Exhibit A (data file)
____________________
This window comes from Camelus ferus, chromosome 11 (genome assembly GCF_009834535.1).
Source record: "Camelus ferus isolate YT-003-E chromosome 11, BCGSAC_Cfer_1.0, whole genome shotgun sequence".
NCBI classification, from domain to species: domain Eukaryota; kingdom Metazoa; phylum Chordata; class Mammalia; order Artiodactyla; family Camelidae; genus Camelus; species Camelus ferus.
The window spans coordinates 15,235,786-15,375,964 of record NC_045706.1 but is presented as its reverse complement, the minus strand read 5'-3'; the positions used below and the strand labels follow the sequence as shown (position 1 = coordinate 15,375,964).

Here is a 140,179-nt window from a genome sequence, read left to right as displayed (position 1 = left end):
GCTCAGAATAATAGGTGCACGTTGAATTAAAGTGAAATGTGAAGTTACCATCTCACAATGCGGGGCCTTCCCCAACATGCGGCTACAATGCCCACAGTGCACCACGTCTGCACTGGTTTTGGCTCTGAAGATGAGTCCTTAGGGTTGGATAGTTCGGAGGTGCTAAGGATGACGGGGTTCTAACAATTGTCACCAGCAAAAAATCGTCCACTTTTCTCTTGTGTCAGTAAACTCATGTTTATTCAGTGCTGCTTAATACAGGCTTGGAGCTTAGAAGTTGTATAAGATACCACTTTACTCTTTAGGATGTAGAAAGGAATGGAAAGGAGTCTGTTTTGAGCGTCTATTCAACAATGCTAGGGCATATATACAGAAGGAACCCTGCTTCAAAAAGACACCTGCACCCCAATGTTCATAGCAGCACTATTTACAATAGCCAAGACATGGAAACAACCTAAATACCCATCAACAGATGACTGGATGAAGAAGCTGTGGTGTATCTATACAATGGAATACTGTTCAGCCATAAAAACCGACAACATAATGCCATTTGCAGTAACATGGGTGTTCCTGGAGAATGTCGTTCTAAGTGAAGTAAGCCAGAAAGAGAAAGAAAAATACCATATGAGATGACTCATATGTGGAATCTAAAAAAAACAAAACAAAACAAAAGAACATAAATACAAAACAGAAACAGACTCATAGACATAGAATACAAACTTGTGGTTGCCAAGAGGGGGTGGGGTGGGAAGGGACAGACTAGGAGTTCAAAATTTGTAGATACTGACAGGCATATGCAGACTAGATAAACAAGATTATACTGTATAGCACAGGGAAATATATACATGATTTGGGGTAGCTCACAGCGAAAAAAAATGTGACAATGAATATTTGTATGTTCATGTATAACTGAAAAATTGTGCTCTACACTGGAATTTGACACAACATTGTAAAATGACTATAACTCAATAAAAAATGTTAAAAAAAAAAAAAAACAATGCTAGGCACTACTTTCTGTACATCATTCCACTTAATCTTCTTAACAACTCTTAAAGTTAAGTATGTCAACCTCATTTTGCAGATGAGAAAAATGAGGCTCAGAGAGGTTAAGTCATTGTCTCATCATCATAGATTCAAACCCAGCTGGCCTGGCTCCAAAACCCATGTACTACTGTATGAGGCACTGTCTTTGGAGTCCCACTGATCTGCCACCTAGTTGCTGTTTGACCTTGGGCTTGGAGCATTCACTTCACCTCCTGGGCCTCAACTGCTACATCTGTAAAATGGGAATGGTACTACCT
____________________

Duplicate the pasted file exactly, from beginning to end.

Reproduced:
This window comes from Camelus ferus, chromosome 11 (genome assembly GCF_009834535.1).
Source record: "Camelus ferus isolate YT-003-E chromosome 11, BCGSAC_Cfer_1.0, whole genome shotgun sequence".
NCBI classification, from domain to species: domain Eukaryota; kingdom Metazoa; phylum Chordata; class Mammalia; order Artiodactyla; family Camelidae; genus Camelus; species Camelus ferus.
The window spans coordinates 15,235,786-15,375,964 of record NC_045706.1 but is presented as its reverse complement, the minus strand read 5'-3'; the positions used below and the strand labels follow the sequence as shown (position 1 = coordinate 15,375,964).

Here is a 140,179-nt window from a genome sequence, read left to right as displayed (position 1 = left end):
GCTCAGAATAATAGGTGCACGTTGAATTAAAGTGAAATGTGAAGTTACCATCTCACAATGCGGGGCCTTCCCCAACATGCGGCTACAATGCCCACAGTGCACCACGTCTGCACTGGTTTTGGCTCTGAAGATGAGTCCTTAGGGTTGGATAGTTCGGAGGTGCTAAGGATGACGGGGTTCTAACAATTGTCACCAGCAAAAAATCGTCCACTTTTCTCTTGTGTCAGTAAACTCATGTTTATTCAGTGCTGCTTAATACAGGCTTGGAGCTTAGAAGTTGTATAAGATACCACTTTACTCTTTAGGATGTAGAAAGGAATGGAAAGGAGTCTGTTTTGAGCGTCTATTCAACAATGCTAGGGCATATATACAGAAGGAACCCTGCTTCAAAAAGACACCTGCACCCCAATGTTCATAGCAGCACTATTTACAATAGCCAAGACATGGAAACAACCTAAATACCCATCAACAGATGACTGGATGAAGAAGCTGTGGTGTATCTATACAATGGAATACTGTTCAGCCATAAAAACCGACAACATAATGCCATTTGCAGTAACATGGGTGTTCCTGGAGAATGTCGTTCTAAGTGAAGTAAGCCAGAAAGAGAAAGAAAAATACCATATGAGATGACTCATATGTGGAATCTAAAAAAAACAAAACAAAACAAAAGAACATAAATACAAAACAGAAACAGACTCATAGACATAGAATACAAACTTGTGGTTGCCAAGAGGGGGTGGGGTGGGAAGGGACAGACTAGGAGTTCAAAATTTGTAGATACTGACAGGCATATGCAGACTAGATAAACAAGATTATACTGTATAGCACAGGGAAATATATACATGATTTGGGGTAGCTCACAGCGAAAAAAAATGTGACAATGAATATTTGTATGTTCATGTATAACTGAAAAATTGTGCTCTACACTGGAATTTGACACAACATTGTAAAATGACTATAACTCAATAAAAAATGTTAAAAAAAAAAAAAAACAATGCTAGGCACTACTTTCTGTACATCATTCCACTTAATCTTCTTAACAACTCTTAAAGTTAAGTATGTCAACCTCATTTTGCAGATGAGAAAAATGAGGCTCAGAGAGGTTAAGTCATTGTCTCATCATCATAGATTCAAACCCAGCTGGCCTGGCTCCAAAACCCATGTACTACTGTATGAGGCACTGTCTTTGGAGTCCCACTGATCTGCCACCTAGTTGCTGTTTGACCTTGGGCTTGGAGCATTCACTTCACCTCCTGGGCCTCAACTGCTACATCTGTAAAATGGGAATGGTACTACCT